Having said all that, the cost of doing business in PNG is high, including lack of necessary infrastructure and services, and distance to markets (EU is far far away). I’m not arguing for complete elimination of preferences such as rebates. But there should be a balance, where PNG has a “net-benefit” at the end.

NB: For those who asked whether the analysis for RD Cannery in the first post applied to canneries in Wewak and Lae, generally the answer is Yes. I understand that canneries in Lae were also given tax holidays, so I assume Wewak would be the same. I don’t know of their processing capacity. But if its small, then they probably send the balance tuna overseas. 

As I stated above, I left most details and analysis out, as it is part. You can read it when full paper is published.

Was there substance in Gary Juffa’s claim in Parliament on tax exemptions and holidays? Part One: RD Tuna

Hon Gary Juffa, Governor, Northern (Oro) Province

Part One: RD Tuna Cannery

Exact quotes, televised by EMTV yesterday evening (02/05/19) are as follows:

“[on resources] …we must own tuna canneries….. [on taxes]…Meanwhile we have given too much tax exemptions and tax holidays to all types of criminal pirates and cartels that have come here to enrich themselves at our cost.” Gary Juffa.

I was working on a piece for NRI on how Bougainville can increase it’s internal revenues from tuna, and came across something that makes me think GJ’s right. RD Cannery [tuna manufacturing company] in Madang received the land parcel at the ‘discounted price’ of US$2.19 million, a 10-year tax holiday, and domestic-class fishing licenses that grant RD vessels fishing rights in PNG’s archipelagic waters and exempt them from paying fees on all fish captured. Tax holidays means they did not pay tax for manufacturing and exporting tuna to EU (where we don’t pay tariff, so they retained all profits), plus discounted or no fees at all for access and licenses, which are the two main revenue generators in tuna industry in the Pacific.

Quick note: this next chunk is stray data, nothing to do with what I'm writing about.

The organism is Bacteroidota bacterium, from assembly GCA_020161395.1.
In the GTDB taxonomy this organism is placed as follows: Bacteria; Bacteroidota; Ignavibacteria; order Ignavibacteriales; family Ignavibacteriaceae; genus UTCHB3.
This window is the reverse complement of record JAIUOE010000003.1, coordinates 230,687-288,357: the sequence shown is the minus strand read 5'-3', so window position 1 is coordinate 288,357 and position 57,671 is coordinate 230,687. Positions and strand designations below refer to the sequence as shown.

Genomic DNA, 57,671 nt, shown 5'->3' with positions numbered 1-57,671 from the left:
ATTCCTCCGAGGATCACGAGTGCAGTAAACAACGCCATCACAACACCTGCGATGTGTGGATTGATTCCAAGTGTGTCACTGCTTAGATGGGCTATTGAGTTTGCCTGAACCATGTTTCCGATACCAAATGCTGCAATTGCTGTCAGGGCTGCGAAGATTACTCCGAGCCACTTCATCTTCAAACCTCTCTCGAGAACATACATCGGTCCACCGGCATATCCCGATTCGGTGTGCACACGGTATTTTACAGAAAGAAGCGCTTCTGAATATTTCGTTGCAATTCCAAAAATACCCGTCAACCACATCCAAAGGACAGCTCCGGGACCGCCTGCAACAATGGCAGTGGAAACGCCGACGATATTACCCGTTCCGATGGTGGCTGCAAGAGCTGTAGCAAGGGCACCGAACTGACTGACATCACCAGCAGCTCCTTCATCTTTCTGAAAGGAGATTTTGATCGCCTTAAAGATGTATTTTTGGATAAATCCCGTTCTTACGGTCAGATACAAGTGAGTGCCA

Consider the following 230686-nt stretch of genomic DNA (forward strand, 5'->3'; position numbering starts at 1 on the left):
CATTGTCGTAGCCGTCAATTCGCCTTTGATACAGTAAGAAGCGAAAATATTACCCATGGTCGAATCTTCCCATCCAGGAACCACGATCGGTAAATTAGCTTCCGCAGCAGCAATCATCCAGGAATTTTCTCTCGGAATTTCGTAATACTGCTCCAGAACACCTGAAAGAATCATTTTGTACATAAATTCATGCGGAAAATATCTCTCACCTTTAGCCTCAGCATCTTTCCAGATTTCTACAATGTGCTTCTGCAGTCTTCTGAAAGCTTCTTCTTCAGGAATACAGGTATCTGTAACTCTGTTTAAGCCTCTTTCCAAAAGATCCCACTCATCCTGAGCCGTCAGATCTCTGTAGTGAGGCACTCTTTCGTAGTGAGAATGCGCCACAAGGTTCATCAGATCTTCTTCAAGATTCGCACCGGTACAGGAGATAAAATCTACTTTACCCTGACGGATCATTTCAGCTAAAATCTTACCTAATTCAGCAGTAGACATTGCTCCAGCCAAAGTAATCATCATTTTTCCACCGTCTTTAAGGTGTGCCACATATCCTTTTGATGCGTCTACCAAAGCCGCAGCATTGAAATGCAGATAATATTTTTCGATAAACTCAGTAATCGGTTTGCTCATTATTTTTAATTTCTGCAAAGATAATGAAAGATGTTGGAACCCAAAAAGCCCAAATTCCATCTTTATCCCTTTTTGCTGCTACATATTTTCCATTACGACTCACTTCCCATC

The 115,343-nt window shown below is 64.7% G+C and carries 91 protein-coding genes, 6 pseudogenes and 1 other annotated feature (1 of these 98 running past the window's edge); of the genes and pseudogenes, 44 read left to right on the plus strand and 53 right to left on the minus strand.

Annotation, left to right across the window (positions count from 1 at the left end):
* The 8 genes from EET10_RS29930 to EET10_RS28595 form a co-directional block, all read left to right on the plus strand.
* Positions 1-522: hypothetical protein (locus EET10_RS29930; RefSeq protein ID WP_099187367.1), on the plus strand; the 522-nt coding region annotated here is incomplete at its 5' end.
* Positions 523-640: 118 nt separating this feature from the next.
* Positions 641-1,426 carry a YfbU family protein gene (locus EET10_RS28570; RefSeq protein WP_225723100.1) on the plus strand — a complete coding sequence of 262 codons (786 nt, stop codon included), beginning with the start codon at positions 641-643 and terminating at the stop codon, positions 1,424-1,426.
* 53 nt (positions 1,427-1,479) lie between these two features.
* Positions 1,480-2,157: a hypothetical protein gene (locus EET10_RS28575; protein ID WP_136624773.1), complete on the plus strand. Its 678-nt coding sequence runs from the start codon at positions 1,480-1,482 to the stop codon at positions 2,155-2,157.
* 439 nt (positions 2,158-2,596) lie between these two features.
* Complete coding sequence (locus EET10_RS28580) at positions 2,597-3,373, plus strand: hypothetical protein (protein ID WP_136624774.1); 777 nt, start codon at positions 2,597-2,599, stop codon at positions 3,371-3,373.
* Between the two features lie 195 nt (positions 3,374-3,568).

So what have we received in return? It did provide employment, but if you watched the documentary “Canning Paradise” you know how low the wages are.

Furthermore, RD’s processing capacity in Madang (tuna canning facility) is not sufficient to process all the tuna that RD vessels catch. What happens to the excess catch? The excess is send to RD Canneries in the Philippines. 

Why Philippines? Because tuna stock in their waters are very low due to unsustainable fishing. RD keeps its canning facility in Madang low, but we gave them more liscenses to their vessels to fish, logically they catch more than the facility in Madang. They then export the access to their facilities in the Philippines that don’t have enough raw tuna stock. RD is here to exploit tuna for its facilities in Philippines. 70% of Skipjack tuna population of the world, the stock of tuna commonly canned, is found in the Pacific, and 50% of that is within PNG waters. 

What is the grand result? Such exemptions resulted in a loss of K300 million (USD 88.74 million) in direct incomes, K1 billion in taxes (USD 294 million) and about 15,000 jobs between 2008 and 2018 (Post Courier, 4th January 2018). 

To know more, watch for National Research Institute’s publication titled: 

“Generating Internal Revenues and Employment from the Tuna Industry for Bougainville” 

I wrote it specifically for Bougainville, on how tuna can contribute to fiscal autonomy, whether it becomes independent or not. It will be published soon. You can also read:

Havic, E., Reed, K. (2012). Fishing for Development? Tuna Resource Access and Industrial Change in Papua New Guinea. Journal of Agrarian Change, Vol. 12 Nos. 2 and 3, April and July 2012, pp. 413–435.

Update: Since I posted this 6 hours ago, it got shared 80 times (and counting). If it’s useful, I’ll write something similar on Other Sectors/Industries later, as Part 2, 3 etc.